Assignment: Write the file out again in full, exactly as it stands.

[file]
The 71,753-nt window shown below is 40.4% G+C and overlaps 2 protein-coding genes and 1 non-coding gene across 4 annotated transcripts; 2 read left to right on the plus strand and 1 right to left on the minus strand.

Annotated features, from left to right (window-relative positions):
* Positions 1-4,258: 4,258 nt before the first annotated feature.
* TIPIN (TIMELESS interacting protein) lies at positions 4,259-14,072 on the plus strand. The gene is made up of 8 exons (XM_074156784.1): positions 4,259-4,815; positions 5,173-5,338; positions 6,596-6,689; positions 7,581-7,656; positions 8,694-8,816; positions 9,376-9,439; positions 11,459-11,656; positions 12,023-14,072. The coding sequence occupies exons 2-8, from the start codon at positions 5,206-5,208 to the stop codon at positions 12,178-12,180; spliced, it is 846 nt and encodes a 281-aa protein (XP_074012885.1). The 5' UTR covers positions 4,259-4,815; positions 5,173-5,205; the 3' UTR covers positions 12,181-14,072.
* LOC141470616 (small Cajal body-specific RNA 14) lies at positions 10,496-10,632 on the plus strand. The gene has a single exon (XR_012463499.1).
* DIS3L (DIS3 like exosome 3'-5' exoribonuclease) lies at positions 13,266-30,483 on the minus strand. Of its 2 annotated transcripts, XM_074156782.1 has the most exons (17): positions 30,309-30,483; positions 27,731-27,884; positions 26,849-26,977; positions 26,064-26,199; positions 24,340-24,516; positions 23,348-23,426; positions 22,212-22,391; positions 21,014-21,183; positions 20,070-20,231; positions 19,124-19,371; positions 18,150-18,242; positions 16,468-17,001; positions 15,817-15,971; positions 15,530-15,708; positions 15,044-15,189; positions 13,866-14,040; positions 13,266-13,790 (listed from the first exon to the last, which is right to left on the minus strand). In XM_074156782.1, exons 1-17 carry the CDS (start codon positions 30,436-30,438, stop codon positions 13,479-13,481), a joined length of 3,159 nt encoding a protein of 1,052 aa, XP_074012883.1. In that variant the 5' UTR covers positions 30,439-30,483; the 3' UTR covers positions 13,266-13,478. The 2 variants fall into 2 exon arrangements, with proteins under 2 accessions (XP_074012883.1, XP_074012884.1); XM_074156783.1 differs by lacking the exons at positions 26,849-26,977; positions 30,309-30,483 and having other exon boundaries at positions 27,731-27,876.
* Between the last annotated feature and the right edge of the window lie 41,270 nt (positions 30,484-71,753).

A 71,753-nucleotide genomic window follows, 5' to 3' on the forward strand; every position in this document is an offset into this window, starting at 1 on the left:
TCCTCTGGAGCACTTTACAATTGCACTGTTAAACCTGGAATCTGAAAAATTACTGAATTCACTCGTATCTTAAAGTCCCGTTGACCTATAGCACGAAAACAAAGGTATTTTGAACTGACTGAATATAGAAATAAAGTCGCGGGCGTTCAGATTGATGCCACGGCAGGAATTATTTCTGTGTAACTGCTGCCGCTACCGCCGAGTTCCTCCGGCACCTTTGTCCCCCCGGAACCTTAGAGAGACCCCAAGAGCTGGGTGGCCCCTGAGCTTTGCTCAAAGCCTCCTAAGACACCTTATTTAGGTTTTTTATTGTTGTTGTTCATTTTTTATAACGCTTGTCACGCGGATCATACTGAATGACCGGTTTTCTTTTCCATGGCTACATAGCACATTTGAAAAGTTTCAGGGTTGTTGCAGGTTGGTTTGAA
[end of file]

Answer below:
The 71,753-nt window shown below is 40.4% G+C and overlaps 2 protein-coding genes and 1 non-coding gene across 4 annotated transcripts; 2 read left to right on the plus strand and 1 right to left on the minus strand.

Annotated features, from left to right (window-relative positions):
* Positions 1-4,258: 4,258 nt before the first annotated feature.
* TIPIN (TIMELESS interacting protein) lies at positions 4,259-14,072 on the plus strand. The gene is made up of 8 exons (XM_074156784.1): positions 4,259-4,815; positions 5,173-5,338; positions 6,596-6,689; positions 7,581-7,656; positions 8,694-8,816; positions 9,376-9,439; positions 11,459-11,656; positions 12,023-14,072. The coding sequence occupies exons 2-8, from the start codon at positions 5,206-5,208 to the stop codon at positions 12,178-12,180; spliced, it is 846 nt and encodes a 281-aa protein (XP_074012885.1). The 5' UTR covers positions 4,259-4,815; positions 5,173-5,205; the 3' UTR covers positions 12,181-14,072.
* LOC141470616 (small Cajal body-specific RNA 14) lies at positions 10,496-10,632 on the plus strand. The gene has a single exon (XR_012463499.1).
* DIS3L (DIS3 like exosome 3'-5' exoribonuclease) lies at positions 13,266-30,483 on the minus strand. Of its 2 annotated transcripts, XM_074156782.1 has the most exons (17): positions 30,309-30,483; positions 27,731-27,884; positions 26,849-26,977; positions 26,064-26,199; positions 24,340-24,516; positions 23,348-23,426; positions 22,212-22,391; positions 21,014-21,183; positions 20,070-20,231; positions 19,124-19,371; positions 18,150-18,242; positions 16,468-17,001; positions 15,817-15,971; positions 15,530-15,708; positions 15,044-15,189; positions 13,866-14,040; positions 13,266-13,790 (listed from the first exon to the last, which is right to left on the minus strand). In XM_074156782.1, exons 1-17 carry the CDS (start codon positions 30,436-30,438, stop codon positions 13,479-13,481), a joined length of 3,159 nt encoding a protein of 1,052 aa, XP_074012883.1. In that variant the 5' UTR covers positions 30,439-30,483; the 3' UTR covers positions 13,266-13,478. The 2 variants fall into 2 exon arrangements, with proteins under 2 accessions (XP_074012883.1, XP_074012884.1); XM_074156783.1 differs by lacking the exons at positions 26,849-26,977; positions 30,309-30,483 and having other exon boundaries at positions 27,731-27,876.
* Between the last annotated feature and the right edge of the window lie 41,270 nt (positions 30,484-71,753).

A 71,753-nucleotide genomic window follows, 5' to 3' on the forward strand; every position in this document is an offset into this window, starting at 1 on the left:
TCCTCTGGAGCACTTTACAATTGCACTGTTAAACCTGGAATCTGAAAAATTACTGAATTCACTCGTATCTTAAAGTCCCGTTGACCTATAGCACGAAAACAAAGGTATTTTGAACTGACTGAATATAGAAATAAAGTCGCGGGCGTTCAGATTGATGCCACGGCAGGAATTATTTCTGTGTAACTGCTGCCGCTACCGCCGAGTTCCTCCGGCACCTTTGTCCCCCCGGAACCTTAGAGAGACCCCAAGAGCTGGGTGGCCCCTGAGCTTTGCTCAAAGCCTCCTAAGACACCTTATTTAGGTTTTTTATTGTTGTTGTTCATTTTTTATAACGCTTGTCACGCGGATCATACTGAATGACCGGTTTTCTTTTCCATGGCTACATAGCACATTTGAAAAGTTTCAGGGTTGTTGCAGGTTGGTTTGAA